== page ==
GINA is complimented by the ecological fact that it uses much less material and manpower to build. One square meter of GINA skin is a tenth the weight of painted sheet metal dramatically reducing the environmental impact and energy expenditure. The car can be completely clad within two hours by two people further saving time and money.
Design follows technology. The New York Times's Alice Rawsthorn, regarding GINA, wrote in July 2008 that: „If you rewind through design history, the most thrilling periods are the ones of the greatest change, when designers interpreted shifts in science, technology, behavior and politics for the rest of us. Take the explosion of innovation during the 1920's „machine age" and the 1960's „space age"." In other words design has the best chance to advance when emerging technologies offer new opportunities, challenges, and limits to the process.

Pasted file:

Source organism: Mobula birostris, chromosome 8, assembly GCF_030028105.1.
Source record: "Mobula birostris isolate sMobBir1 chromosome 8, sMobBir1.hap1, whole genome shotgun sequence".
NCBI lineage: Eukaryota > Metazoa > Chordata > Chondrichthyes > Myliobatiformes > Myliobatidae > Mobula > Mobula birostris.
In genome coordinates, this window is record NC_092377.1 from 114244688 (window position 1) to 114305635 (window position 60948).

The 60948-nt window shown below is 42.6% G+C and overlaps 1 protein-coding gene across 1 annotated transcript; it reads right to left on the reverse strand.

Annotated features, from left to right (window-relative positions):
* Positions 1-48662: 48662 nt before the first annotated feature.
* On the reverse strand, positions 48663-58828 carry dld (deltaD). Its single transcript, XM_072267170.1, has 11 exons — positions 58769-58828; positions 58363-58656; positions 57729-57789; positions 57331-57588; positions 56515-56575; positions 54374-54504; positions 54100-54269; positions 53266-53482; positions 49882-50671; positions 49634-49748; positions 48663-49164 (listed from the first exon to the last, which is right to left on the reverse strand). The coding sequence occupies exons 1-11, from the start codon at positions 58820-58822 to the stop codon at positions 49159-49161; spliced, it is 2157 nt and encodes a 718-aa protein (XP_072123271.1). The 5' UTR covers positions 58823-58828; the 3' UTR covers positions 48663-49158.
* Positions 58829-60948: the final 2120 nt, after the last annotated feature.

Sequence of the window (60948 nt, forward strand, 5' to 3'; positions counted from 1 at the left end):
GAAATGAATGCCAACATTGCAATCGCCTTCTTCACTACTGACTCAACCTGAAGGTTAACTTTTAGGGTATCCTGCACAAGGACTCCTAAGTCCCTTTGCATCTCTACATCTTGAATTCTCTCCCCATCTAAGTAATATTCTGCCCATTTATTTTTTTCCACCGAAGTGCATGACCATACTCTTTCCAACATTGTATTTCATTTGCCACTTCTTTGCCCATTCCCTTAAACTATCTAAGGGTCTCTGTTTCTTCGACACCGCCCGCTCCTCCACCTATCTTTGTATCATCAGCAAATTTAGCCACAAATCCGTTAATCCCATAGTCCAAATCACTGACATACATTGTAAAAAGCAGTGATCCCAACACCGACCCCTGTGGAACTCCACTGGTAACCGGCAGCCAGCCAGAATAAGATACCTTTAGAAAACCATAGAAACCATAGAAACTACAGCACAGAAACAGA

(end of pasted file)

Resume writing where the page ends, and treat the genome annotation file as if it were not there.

With this in mind we sat down with Chris Bangle at the Paris Bar in Berlin in summer 2008 over drinks brainstorming ideas for continuing our collaboration together which had begun with our winning an invited competition for BMW's new concept and design house in Munich. While the economic downturn put that project on hold we had the chance to continue collaborating together by teaching a design studio at the Harvard Graduate School of Design in fall 2008. The question we formed in Berlin was how could GINA, as a technological philosophy, cross disciplinary boundaries and re-shape how we think about architecture?